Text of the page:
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Atoka, Oklahoma

Atoka, Oklahoma

The city of Atoka was named for Capt. Atoka, Choctaw leader and signer of the Treaty of Dancing Rabbit Creek, 1830, providing Choctaw removal from Mississippi to Indian Territory.

Atoka County was organized in the Choctaw Nation in 1854. This was an important Atoka Agreement with the United States, to close Choctaw and Chickasaw governments, and signed in this city in 1897. - Historical Marker

The city was founded in 1867 by Rev. J.S. Murrow, a Baptist Missionary. Capt. Atoka was buried about twenty miles east of town near the town of Farris. When the section was surveyed, the chief\\\'s resting place was found and marked. Be sure to visit the Confederate Memorial Museum, Cemetery, and Information Center with memorabilia from a Civil War battle fought on February 13, 1864, stone artifacts, tableaux, clothing and weapons.

Attractions and Upcoming Events


Confederate Cemetery

The "burying ground" was first used by emigrants traveling on the Butterfield Stage road who camped at a spring, which was later called "Harkins' Spring," just north of the Middle Boggy River (today known as the Muddy Boggy).

Atoka, OK Cemeteries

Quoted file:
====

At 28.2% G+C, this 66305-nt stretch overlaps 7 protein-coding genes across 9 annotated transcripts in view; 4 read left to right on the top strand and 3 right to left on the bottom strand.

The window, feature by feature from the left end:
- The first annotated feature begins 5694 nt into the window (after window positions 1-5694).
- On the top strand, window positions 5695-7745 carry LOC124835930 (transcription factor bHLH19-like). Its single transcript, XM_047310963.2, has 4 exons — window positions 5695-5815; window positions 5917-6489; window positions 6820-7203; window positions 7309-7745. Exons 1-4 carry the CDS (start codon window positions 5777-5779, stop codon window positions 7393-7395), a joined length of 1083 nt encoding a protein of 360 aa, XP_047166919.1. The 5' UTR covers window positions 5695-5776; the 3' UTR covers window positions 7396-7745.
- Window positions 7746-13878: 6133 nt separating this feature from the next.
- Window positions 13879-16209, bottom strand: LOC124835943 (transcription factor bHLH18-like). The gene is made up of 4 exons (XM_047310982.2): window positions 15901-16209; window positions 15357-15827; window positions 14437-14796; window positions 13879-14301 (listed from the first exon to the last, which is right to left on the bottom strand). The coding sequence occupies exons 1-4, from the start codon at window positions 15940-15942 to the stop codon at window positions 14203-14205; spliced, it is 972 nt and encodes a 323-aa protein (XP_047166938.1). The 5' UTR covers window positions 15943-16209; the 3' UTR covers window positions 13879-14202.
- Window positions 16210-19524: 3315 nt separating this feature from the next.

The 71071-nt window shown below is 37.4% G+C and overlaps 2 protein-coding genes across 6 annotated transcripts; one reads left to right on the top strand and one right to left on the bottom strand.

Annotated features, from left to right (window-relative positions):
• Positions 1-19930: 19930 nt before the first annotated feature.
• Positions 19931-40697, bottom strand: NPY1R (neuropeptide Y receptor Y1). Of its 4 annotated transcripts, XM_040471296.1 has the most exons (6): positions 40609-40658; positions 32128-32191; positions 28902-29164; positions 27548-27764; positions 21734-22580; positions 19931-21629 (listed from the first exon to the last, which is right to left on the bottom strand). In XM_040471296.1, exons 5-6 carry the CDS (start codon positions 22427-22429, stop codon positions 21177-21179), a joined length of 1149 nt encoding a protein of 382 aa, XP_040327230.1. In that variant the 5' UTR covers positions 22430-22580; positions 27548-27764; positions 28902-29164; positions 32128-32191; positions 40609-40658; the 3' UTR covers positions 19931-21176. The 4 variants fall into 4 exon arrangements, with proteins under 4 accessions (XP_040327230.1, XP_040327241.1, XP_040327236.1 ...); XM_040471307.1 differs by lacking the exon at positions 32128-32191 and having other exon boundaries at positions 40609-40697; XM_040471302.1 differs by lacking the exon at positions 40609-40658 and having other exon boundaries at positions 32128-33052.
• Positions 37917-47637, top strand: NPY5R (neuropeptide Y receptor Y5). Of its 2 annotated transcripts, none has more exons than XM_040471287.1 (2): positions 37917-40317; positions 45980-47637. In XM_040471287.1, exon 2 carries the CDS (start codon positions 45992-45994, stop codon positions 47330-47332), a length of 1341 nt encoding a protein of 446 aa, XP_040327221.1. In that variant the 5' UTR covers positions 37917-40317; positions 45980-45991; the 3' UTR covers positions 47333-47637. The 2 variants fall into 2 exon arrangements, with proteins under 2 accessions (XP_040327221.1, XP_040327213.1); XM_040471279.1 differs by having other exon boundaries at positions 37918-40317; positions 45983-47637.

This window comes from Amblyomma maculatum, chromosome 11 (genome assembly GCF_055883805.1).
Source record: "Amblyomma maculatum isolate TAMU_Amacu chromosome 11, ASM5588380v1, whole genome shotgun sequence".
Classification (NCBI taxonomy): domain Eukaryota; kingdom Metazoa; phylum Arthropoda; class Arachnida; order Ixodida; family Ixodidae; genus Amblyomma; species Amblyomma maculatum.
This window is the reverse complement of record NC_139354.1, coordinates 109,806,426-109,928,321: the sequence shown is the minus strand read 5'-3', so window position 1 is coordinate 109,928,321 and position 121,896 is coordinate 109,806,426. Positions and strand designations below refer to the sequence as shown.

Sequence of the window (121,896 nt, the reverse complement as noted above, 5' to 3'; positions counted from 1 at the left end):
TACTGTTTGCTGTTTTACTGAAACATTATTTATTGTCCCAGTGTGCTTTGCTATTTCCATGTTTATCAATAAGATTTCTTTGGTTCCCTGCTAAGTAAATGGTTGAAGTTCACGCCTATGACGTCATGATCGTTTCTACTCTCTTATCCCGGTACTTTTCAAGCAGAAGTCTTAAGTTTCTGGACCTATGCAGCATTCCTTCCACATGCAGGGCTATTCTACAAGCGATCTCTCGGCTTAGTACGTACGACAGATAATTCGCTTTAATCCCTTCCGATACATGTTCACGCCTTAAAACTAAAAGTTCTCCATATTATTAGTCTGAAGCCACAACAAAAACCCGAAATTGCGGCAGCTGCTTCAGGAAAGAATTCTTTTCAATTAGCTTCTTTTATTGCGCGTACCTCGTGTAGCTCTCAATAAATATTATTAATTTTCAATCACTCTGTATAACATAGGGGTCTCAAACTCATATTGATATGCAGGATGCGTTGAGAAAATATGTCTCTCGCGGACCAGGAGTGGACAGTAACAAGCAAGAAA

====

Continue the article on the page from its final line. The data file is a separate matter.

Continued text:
Historic Churches

M.E. Church - 1915 2nd Street, 1

Atoka, OK Historic Churches

Boggy Depot Townsite

Prelude to a State Boggy Depot's contribution to Oklahoma outlasted all her structures, for it was the source of the state's name. Chief Allen Wright, principal chief of the Choctaw Nation, suggested the word "Oklahoma" (meaning "Red People") in 1866

Atoka, OK Historic Towns

Confederate Memorial Museum and Cemetery

The museum offers a unique look into the varied history of southeastern Oklahoma. From pre-historic bones, the Choctaw Trail of Tears and a stop on the Butterfield Stage Line, to homegrown talents Reba McEntire and the late Lane Frost, the museum and it'

Atoka, OK Museums

Things to do near Atoka, OK

Mountain Lake

255 Acres 8 Picnic Tables & Grill Restrooms Overnight Camping Available Fishing from Dam Only Carry in Boats Allowed ...